New data released by the World Health Organization confirms that long working hours are killing hundreds of thousands of people every year
It’s not exactly news to anyone that people around the globe are working longer hours than is healthy or sustainable, which leads to all kinds of mental and emotional health crises, from chronic stress, anxiety and depression, to plain old burnout. But it’s not just our mental states that are suffering from working at all hours of the day — new data released by the World Health Organization (WHO) shows that hundreds of thousands of deaths per year can be attributed to long working hours, which means a chronic lack of work-life balance is literally killing us.
The study, published in the peer-reviewed scientific journal Environment International, highlighted information analyzed by both the WHO and the International Labour Organization (ILO), the first agency founded by the United Nations in 1919. Both agencies looked at the link between working hours and loss of life on a global scale across 154 countries, finding that long working hours — i.e. working at least 55 hours per week — led to a staggering 745,000 deaths from stroke and ischemic heart disease in 2016, a 29 percent increase since 2000. In those 16 years alone, the number of deaths from heart disease due to working long hours increased by 42 percent, and from stroke by 19 percent.
Though the data points out that men are disproportionately affected (with 72 percent of the reported deaths being men), there are also significant links by region (with those in the Western Pacific and Southeast Asia regions most impacted) and age. Most of the deaths recorded were among people dying between the ages of 60 and 79, who had worked at least 55 hours a week when they were between 45 and 74. It’s hard to think of a more depressing reality than someone in their mid- to late-seventies working more than 55 hours a week.
This new info should serve as a stark reminder that none of us is immune to potentially life-threatening work-related illness. The study found that working 55 or more hours per week is associated with a roughly 35 percent higher risk of suffering a stroke and a 17 percent higher risk of dying from ischemic heart disease (heart problems caused by a narrowing of the arteries, therefore restricting oxygen flow), compared to working 35 to 40 hours a week.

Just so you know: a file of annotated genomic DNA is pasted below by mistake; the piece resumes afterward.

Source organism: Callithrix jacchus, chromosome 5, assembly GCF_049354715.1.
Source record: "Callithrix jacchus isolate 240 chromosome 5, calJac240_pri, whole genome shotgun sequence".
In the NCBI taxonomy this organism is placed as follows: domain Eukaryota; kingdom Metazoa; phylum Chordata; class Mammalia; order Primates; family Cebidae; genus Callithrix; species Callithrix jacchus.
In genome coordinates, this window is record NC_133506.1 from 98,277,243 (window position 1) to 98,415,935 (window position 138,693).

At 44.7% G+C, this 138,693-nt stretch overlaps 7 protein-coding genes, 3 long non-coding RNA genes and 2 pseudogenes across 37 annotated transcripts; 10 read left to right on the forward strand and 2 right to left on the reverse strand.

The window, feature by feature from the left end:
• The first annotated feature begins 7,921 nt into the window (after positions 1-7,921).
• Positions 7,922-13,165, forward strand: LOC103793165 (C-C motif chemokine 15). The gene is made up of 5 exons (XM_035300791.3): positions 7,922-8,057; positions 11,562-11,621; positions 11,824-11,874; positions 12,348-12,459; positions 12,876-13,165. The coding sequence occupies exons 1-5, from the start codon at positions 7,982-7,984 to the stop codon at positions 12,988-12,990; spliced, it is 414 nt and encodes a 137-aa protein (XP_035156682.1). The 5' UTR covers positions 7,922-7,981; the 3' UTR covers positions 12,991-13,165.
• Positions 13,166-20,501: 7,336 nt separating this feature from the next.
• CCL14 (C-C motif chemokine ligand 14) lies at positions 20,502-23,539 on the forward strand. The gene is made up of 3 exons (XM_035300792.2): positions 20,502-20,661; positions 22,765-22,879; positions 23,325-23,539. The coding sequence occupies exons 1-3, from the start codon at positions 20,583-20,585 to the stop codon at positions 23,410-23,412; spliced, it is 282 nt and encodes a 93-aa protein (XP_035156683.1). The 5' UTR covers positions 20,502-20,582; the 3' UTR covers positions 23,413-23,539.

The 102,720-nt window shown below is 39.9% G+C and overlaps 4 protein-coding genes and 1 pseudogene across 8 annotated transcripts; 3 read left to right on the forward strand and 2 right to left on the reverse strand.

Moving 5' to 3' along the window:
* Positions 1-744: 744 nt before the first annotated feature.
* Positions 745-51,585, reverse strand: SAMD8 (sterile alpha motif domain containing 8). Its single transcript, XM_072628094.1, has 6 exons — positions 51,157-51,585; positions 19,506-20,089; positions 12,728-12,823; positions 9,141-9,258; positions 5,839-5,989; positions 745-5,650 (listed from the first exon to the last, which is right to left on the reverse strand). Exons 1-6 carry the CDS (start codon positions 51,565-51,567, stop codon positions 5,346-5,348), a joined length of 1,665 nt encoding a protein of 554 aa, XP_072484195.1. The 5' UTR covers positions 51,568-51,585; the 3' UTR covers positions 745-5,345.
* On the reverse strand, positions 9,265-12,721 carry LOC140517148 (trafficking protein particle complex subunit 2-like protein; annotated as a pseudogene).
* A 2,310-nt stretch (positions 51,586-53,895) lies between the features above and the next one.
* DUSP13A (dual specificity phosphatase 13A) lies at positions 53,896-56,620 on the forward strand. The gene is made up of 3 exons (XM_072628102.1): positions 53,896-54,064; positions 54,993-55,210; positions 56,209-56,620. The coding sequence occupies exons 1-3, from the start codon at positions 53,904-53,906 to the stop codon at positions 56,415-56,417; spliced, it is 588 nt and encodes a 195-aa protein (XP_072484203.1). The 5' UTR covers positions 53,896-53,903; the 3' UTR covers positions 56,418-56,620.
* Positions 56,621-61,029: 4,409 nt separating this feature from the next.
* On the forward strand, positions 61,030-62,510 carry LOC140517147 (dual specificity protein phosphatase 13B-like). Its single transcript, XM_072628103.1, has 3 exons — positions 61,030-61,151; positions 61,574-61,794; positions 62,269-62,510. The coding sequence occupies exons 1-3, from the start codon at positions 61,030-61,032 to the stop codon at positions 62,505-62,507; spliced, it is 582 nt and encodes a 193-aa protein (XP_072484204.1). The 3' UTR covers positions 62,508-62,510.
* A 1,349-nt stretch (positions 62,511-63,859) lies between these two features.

As for how all that time spent in the office leads to potentially fatal health conditions, it’s a double whammy. Along with a lack of time and resources to practice healthy habits like getting enough sleep, eating nutritious foods, exercising, and caring for one’s emotional and physical health, chronic psychological stressors can trigger physiological responses, leading to physical illness like stroke and heart disease.
“Working 55 hours or more per week is a serious health hazard,” Dr. Maria Neira, director of the WHO’s Department of Environment, Climate Change and Health said in a statement. “It’s time that we all, governments, employers, and employees wake up to the fact that long working hours can lead to premature death.”
And, of course, the global events of the past year haven’t helped matters. “The COVID-19 pandemic has significantly changed the way many people work,“ said Dr. Tedros Adhanom Ghebreyesus, the WHO Director-General. “Teleworking has become the norm in many industries, often blurring the boundaries between home and work. In addition, many businesses have been forced to scale back or shut down operations to save money, and people who are still on the payroll end up working longer hours.”
Dr. Adhanom summed it up best in a TL:DR, adding, “No job is worth the risk of stroke or heart disease. Governments, employers, and workers need to work together to agree on limits to protect the health of workers.”
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